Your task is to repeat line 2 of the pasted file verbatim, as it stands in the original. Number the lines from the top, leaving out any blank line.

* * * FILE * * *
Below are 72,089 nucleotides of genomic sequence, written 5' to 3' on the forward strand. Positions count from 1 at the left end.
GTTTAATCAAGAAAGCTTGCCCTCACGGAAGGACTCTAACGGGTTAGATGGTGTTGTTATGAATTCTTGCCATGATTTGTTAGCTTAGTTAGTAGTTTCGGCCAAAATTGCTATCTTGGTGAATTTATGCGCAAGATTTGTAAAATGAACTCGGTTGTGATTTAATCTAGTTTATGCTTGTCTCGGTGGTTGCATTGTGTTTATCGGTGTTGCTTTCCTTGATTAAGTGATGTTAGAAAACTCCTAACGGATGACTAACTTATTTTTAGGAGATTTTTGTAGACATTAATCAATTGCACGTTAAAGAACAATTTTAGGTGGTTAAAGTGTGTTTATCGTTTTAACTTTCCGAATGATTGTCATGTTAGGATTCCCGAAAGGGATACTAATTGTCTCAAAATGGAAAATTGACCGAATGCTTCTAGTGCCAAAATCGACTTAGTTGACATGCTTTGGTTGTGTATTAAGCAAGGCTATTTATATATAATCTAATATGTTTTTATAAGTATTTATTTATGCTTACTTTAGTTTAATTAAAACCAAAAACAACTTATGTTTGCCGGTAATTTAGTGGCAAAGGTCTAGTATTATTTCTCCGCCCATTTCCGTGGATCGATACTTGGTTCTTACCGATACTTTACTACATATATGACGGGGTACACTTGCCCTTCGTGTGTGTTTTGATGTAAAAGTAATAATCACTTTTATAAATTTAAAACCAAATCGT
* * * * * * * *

GTTTAATCAAGAAAGCTTGCCCTCACGGAAGGACTCTAACGGGTTAGATGGTGTTGTTATGAATTCTTGCCATGATTTGTTAGCTTAGTTAGTAGTTTCGGCCAAAATTGCTATCTTGGTGAATTTATGCGCAAGATTTGTAAAATGAACTCGGTTGTGATTTAATCTAGTTTATGCTTGTCTCGGTGGTTGCATTGTGTTTATCGGTGTTGCTTTCCTTGATTAAGTGATGTTAGAAAACTCCTAACGGATGACTAACTTATTTTTAGGAGATTTTTGTAGACATTAATCAATTGCACGTTAAAGAACAATTTTAGGTGGTTAAAGTGTGTTTATCGTTTTAACTTTCCGAATGATTGTCATGTTAGGATTCCCGAAAGGGATACTAATTGTCTCAAAATGGAAAATTGACCGAATGCTTCTAGTGCCAAAATCGACTTAGTTGACATGCTTTGGTTGTGTATTAAGCAAGGCTATTTATATATAATCTAATATGTTTTTATAAGTATTTATTTATGCTTACTTTAGTTTAATTAAAACCAAAAACAACTTATGTTTGCCGGTAATTTAGTGGCAAAGGTCTAGTATTATTTCTCCGCCCATTTCCGTGGATCGATACTTGGTTCTTACCGATACTTTACTACATATATGACGGGGTACACTTGCCCTTCGTGTGTGTTTTGATGTAAAAGTAATAATCACTTTTATAAATTTAAAACCAAATCGT